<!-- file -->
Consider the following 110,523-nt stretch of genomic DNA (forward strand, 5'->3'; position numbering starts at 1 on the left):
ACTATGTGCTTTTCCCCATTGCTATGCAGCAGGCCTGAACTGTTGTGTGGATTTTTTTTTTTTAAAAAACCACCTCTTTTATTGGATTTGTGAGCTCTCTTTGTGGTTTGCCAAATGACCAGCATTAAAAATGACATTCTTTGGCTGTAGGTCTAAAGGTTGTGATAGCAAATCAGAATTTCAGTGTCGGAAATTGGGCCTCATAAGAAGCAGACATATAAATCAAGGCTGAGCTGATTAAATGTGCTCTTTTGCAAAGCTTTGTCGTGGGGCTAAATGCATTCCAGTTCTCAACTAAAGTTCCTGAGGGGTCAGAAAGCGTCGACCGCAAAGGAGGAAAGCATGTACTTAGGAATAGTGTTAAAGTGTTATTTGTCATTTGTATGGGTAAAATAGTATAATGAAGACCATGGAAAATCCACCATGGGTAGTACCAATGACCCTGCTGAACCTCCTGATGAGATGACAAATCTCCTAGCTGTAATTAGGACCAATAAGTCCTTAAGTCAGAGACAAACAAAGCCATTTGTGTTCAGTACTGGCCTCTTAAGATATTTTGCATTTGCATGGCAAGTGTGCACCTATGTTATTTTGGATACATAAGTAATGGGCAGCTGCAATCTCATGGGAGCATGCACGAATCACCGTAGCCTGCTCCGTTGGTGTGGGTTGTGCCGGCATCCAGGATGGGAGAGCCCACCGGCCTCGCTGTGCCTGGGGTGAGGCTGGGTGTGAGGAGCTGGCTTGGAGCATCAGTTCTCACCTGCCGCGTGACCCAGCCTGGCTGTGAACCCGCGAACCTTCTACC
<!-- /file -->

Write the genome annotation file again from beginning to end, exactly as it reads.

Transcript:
Consider the following 110,523-nt stretch of genomic DNA (forward strand, 5'->3'; position numbering starts at 1 on the left):
ACTATGTGCTTTTCCCCATTGCTATGCAGCAGGCCTGAACTGTTGTGTGGATTTTTTTTTTTTAAAAAACCACCTCTTTTATTGGATTTGTGAGCTCTCTTTGTGGTTTGCCAAATGACCAGCATTAAAAATGACATTCTTTGGCTGTAGGTCTAAAGGTTGTGATAGCAAATCAGAATTTCAGTGTCGGAAATTGGGCCTCATAAGAAGCAGACATATAAATCAAGGCTGAGCTGATTAAATGTGCTCTTTTGCAAAGCTTTGTCGTGGGGCTAAATGCATTCCAGTTCTCAACTAAAGTTCCTGAGGGGTCAGAAAGCGTCGACCGCAAAGGAGGAAAGCATGTACTTAGGAATAGTGTTAAAGTGTTATTTGTCATTTGTATGGGTAAAATAGTATAATGAAGACCATGGAAAATCCACCATGGGTAGTACCAATGACCCTGCTGAACCTCCTGATGAGATGACAAATCTCCTAGCTGTAATTAGGACCAATAAGTCCTTAAGTCAGAGACAAACAAAGCCATTTGTGTTCAGTACTGGCCTCTTAAGATATTTTGCATTTGCATGGCAAGTGTGCACCTATGTTATTTTGGATACATAAGTAATGGGCAGCTGCAATCTCATGGGAGCATGCACGAATCACCGTAGCCTGCTCCGTTGGTGTGGGTTGTGCCGGCATCCAGGATGGGAGAGCCCACCGGCCTCGCTGTGCCTGGGGTGAGGCTGGGTGTGAGGAGCTGGCTTGGAGCATCAGTTCTCACCTGCCGCGTGACCCAGCCTGGCTGTGAACCCGCGAACCTTCTACC